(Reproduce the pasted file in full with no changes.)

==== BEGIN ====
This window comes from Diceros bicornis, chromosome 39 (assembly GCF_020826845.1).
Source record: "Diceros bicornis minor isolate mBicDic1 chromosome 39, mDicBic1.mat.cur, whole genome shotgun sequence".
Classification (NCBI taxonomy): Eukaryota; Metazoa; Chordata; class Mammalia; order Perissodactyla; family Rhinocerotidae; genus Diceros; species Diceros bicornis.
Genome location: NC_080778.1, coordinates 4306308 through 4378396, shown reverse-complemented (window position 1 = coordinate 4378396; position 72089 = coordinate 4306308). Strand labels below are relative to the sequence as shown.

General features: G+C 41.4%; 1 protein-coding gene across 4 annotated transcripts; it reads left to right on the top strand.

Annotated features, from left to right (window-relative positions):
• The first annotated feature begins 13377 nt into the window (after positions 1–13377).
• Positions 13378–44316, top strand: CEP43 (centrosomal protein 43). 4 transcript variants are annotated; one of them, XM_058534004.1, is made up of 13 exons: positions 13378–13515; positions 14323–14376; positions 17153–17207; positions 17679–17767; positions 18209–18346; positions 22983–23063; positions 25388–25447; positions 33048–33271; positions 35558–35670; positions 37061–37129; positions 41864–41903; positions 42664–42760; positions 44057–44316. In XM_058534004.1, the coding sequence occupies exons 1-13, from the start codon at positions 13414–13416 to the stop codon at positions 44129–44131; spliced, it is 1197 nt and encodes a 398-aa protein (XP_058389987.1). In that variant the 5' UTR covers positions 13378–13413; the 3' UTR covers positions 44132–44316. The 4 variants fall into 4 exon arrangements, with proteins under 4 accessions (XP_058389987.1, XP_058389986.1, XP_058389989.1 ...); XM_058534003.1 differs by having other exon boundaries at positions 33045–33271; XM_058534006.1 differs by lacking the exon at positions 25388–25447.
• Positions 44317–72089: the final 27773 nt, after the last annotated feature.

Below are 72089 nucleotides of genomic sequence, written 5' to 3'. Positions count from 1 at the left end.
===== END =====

This window comes from Diceros bicornis, chromosome 39 (assembly GCF_020826845.1).
Source record: "Diceros bicornis minor isolate mBicDic1 chromosome 39, mDicBic1.mat.cur, whole genome shotgun sequence".
Classification (NCBI taxonomy): Eukaryota; Metazoa; Chordata; class Mammalia; order Perissodactyla; family Rhinocerotidae; genus Diceros; species Diceros bicornis.
Genome location: NC_080778.1, coordinates 4306308 through 4378396, shown reverse-complemented (window position 1 = coordinate 4378396; position 72089 = coordinate 4306308). Strand labels below are relative to the sequence as shown.

General features: G+C 41.4%; 1 protein-coding gene across 4 annotated transcripts; it reads left to right on the top strand.

Annotated features, from left to right (window-relative positions):
• The first annotated feature begins 13377 nt into the window (after positions 1–13377).
• Positions 13378–44316, top strand: CEP43 (centrosomal protein 43). 4 transcript variants are annotated; one of them, XM_058534004.1, is made up of 13 exons: positions 13378–13515; positions 14323–14376; positions 17153–17207; positions 17679–17767; positions 18209–18346; positions 22983–23063; positions 25388–25447; positions 33048–33271; positions 35558–35670; positions 37061–37129; positions 41864–41903; positions 42664–42760; positions 44057–44316. In XM_058534004.1, the coding sequence occupies exons 1-13, from the start codon at positions 13414–13416 to the stop codon at positions 44129–44131; spliced, it is 1197 nt and encodes a 398-aa protein (XP_058389987.1). In that variant the 5' UTR covers positions 13378–13413; the 3' UTR covers positions 44132–44316. The 4 variants fall into 4 exon arrangements, with proteins under 4 accessions (XP_058389987.1, XP_058389986.1, XP_058389989.1 ...); XM_058534003.1 differs by having other exon boundaries at positions 33045–33271; XM_058534006.1 differs by lacking the exon at positions 25388–25447.
• Positions 44317–72089: the final 27773 nt, after the last annotated feature.

Below are 72089 nucleotides of genomic sequence, written 5' to 3'. Positions count from 1 at the left end.